User testing in India begins next week via the British Council so this week is my last chance to tweak the two demonstration files I’ll be submitting, one designed for iPhones and PCs without cameras and one designed for Android phones and Laptops with cameras.
On a Google Pixel phone the Mountain component isn’t particularly speedy, so I started by duplicating the component and trying to edit it to reduce it’s resolution. I also created a new pug file for the faster component and added it to my mainForRelease.js file so that Browserify would bundle it properly.
After a chat with the author of the component, Kevin Ngo, on the A-Frame Slack, he advised me to submit a pull request with the changes I required, and he would fold them into the main branch. He also supplied me with a tutorial on how to submit a pull request. I removed all my previous work and started by forking Kevin’s K-Frame repository by clicking the fork button on it’s GitHub. A new fork now existed on my GitHub. I then cloned it to my local machine:
git clone https://github.com/JGL/kframe.git
Then I moved into the folder itself, and created a new branch called mountain-variable-size:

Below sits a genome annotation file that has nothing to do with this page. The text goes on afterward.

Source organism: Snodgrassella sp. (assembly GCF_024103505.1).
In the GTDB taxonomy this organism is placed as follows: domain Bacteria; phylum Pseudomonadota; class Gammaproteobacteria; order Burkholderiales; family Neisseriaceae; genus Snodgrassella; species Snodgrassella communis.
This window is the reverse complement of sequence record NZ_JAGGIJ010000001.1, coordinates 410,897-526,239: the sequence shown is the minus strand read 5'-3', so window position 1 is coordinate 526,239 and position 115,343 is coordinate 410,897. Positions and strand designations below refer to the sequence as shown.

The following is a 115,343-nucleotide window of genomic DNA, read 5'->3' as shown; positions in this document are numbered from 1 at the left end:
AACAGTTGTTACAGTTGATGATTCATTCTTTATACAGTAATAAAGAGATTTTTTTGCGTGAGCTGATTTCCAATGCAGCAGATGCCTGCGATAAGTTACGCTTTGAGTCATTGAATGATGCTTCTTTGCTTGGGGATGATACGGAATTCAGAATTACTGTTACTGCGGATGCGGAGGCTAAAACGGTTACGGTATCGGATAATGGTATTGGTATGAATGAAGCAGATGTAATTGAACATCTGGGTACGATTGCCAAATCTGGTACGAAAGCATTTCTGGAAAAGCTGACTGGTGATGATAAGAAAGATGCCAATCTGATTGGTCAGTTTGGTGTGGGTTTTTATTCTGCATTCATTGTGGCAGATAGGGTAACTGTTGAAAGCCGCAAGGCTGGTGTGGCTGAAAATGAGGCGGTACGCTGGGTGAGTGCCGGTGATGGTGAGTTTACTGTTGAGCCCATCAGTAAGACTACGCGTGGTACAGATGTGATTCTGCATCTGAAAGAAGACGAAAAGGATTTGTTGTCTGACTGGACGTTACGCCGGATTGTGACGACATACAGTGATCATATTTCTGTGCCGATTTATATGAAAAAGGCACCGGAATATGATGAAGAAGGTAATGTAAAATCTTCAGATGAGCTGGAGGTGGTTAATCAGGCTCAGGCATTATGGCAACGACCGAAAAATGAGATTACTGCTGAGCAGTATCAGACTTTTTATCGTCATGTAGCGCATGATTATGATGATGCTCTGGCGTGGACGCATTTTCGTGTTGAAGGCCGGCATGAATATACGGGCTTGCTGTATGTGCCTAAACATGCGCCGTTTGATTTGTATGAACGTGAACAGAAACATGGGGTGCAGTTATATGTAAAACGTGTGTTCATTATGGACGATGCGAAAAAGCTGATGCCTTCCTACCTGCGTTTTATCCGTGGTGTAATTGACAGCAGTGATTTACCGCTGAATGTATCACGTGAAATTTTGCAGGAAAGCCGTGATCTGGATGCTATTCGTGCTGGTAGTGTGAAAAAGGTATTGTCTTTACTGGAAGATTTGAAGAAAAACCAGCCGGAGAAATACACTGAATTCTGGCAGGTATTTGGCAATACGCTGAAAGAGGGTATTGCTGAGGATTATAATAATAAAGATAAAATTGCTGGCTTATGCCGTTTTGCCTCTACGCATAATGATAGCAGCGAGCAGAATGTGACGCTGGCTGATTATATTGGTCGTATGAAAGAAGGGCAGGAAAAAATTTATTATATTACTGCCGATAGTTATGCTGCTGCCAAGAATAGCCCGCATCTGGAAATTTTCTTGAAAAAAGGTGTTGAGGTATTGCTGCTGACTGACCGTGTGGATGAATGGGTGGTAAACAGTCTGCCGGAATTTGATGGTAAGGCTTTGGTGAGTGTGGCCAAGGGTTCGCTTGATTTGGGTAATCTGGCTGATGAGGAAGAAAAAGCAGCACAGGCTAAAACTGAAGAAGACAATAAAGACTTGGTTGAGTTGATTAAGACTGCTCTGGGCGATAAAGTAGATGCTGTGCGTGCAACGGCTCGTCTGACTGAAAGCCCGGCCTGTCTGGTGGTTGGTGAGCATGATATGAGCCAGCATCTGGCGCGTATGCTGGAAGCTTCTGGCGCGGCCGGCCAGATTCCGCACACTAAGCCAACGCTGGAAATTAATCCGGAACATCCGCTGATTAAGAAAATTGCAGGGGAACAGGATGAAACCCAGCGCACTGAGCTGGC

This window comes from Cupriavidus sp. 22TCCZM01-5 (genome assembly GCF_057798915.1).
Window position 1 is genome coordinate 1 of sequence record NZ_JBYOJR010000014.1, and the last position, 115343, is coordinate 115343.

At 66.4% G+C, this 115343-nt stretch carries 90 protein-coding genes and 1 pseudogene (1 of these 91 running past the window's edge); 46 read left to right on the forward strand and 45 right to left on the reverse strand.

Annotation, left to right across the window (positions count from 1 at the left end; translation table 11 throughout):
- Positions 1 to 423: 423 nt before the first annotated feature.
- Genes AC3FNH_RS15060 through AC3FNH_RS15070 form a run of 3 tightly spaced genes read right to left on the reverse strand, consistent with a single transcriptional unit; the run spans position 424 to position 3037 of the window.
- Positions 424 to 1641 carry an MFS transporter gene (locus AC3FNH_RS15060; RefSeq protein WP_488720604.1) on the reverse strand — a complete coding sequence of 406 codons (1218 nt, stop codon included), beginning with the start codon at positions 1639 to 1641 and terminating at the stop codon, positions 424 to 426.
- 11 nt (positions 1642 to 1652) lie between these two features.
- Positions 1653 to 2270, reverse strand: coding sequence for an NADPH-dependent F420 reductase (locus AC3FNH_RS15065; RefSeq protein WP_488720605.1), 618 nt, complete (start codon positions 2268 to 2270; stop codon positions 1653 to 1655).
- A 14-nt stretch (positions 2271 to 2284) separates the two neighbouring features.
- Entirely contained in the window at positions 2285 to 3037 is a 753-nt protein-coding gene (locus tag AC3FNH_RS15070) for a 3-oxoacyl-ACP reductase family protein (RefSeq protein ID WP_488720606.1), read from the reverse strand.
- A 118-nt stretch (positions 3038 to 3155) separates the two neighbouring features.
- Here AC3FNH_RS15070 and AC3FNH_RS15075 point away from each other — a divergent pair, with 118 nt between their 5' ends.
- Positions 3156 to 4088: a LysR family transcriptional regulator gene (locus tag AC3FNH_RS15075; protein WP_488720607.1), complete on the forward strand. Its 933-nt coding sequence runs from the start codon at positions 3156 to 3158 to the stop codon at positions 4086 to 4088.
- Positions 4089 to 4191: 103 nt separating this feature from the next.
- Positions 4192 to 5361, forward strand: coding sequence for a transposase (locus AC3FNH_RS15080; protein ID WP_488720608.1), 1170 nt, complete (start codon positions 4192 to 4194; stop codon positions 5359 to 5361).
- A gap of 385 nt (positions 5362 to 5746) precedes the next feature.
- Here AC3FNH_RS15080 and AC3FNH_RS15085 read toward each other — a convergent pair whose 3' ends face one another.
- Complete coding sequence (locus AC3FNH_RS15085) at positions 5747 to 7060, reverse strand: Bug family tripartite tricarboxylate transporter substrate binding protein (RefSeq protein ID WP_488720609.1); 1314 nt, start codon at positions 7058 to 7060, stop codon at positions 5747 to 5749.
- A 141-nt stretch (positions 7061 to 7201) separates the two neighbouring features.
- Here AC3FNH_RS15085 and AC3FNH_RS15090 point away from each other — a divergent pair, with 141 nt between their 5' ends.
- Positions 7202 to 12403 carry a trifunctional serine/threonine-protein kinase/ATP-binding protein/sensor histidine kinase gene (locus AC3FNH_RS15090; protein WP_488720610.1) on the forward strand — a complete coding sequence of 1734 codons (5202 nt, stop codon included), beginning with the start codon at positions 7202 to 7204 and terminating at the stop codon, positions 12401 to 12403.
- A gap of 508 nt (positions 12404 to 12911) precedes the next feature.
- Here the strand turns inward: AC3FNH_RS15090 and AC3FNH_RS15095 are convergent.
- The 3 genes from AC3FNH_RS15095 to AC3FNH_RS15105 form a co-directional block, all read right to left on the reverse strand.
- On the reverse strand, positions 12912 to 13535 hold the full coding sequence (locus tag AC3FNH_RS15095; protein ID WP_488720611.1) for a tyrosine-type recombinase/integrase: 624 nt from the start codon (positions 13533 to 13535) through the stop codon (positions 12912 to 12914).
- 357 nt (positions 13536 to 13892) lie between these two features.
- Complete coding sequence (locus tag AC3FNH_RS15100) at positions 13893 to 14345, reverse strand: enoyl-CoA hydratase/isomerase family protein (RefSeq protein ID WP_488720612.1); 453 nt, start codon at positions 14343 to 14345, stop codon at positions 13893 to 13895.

cd kframe git branch mountain-variable-size git checkout mountain-variable-size
I then ran:
To install dependencies locally, then:
npm run dev
To ensure I had a local working copy. I ran:
git config --global core.editor "nano"
To make sure I was using the simple nano editor for any git editing that might happen. I then edited kframe/components/mountain/index.js to the changes that I wanted, which were all to do with reducing the number of width and height segment in it’s internal PlaneBuffer. I then added it to my branch, ignored the generated kframe.js and kframe.min.js files, committed my changes and pushed the changes to my fork on GitHub.
git add components/mountain/index.js git checkout dist/kframe.js git checkout dist/kframe.min.js git commit -m "Added world-depth and world-width to Mountain component" git push --set-upstream origin mountain-variable-size
Kevin then merged the changes into his Master, and pushed the changes to npm, which meant I could just run:
npm update aframe-mountain-component
To get all the changes in my project. Creating a lower resolution mountain with the following pug code made everything run on the Pixel far faster:
a-mountain(id='mountain' color='rgb(128,0,128)' shadowColor='rgb(255,165,0)' world-depth='128' world-width='128' position='0 2000 0' material-side-modifier-mountain)